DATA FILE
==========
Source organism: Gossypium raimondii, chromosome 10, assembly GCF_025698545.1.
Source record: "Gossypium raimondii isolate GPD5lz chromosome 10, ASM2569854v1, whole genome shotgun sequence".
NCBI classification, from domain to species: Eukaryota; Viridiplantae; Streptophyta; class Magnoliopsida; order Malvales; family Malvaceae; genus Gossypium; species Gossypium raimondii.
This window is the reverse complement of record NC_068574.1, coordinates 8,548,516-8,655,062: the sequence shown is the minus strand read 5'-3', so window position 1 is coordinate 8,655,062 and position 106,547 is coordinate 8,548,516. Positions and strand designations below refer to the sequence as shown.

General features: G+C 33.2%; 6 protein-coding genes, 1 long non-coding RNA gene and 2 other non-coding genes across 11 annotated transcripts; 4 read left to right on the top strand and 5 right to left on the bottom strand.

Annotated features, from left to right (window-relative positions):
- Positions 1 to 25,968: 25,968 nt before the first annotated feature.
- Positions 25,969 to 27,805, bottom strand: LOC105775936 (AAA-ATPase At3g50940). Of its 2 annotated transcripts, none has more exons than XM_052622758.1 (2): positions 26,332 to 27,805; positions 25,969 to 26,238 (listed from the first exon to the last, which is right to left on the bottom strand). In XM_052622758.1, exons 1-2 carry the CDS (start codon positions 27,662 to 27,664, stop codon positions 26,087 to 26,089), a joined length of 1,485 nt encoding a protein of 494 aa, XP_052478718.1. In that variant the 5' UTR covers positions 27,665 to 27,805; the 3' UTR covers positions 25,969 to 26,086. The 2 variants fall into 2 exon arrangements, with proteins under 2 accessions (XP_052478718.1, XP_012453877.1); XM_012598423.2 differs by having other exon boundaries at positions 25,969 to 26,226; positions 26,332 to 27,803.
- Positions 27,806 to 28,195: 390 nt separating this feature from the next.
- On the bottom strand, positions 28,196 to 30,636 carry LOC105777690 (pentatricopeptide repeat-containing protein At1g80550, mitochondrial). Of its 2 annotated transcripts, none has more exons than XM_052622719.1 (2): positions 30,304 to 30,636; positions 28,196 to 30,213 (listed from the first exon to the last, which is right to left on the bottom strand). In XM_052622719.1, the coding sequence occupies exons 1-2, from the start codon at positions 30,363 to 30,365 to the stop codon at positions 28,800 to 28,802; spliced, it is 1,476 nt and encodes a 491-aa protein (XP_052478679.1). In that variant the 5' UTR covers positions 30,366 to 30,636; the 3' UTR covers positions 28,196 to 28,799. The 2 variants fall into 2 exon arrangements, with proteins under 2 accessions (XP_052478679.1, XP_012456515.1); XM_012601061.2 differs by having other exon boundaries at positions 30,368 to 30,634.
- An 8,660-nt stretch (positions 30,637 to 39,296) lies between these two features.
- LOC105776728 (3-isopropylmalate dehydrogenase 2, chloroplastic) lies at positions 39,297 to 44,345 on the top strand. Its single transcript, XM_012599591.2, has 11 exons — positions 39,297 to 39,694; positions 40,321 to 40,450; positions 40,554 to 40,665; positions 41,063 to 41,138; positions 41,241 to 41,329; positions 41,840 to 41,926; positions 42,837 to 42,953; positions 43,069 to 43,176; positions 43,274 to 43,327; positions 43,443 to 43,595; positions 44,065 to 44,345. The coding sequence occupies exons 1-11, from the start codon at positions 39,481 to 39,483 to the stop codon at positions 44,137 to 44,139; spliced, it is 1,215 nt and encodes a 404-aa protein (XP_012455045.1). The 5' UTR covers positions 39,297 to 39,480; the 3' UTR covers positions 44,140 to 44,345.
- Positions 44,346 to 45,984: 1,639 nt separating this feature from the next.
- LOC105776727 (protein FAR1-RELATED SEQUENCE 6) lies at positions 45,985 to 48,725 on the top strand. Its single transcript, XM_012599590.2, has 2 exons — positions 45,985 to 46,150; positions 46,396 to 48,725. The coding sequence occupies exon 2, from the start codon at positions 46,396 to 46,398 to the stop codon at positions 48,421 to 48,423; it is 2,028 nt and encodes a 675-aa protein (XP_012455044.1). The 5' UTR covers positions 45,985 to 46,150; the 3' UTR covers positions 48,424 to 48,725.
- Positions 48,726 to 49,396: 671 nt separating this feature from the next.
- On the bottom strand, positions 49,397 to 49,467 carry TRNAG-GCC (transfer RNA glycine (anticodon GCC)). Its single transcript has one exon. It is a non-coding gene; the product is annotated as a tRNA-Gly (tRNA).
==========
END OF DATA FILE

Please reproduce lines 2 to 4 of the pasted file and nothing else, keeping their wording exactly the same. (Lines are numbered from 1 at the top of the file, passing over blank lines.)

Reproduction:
Source record: "Gossypium raimondii isolate GPD5lz chromosome 10, ASM2569854v1, whole genome shotgun sequence".
NCBI classification, from domain to species: Eukaryota; Viridiplantae; Streptophyta; class Magnoliopsida; order Malvales; family Malvaceae; genus Gossypium; species Gossypium raimondii.
This window is the reverse complement of record NC_068574.1, coordinates 8,548,516-8,655,062: the sequence shown is the minus strand read 5'-3', so window position 1 is coordinate 8,655,062 and position 106,547 is coordinate 8,548,516. Positions and strand designations below refer to the sequence as shown.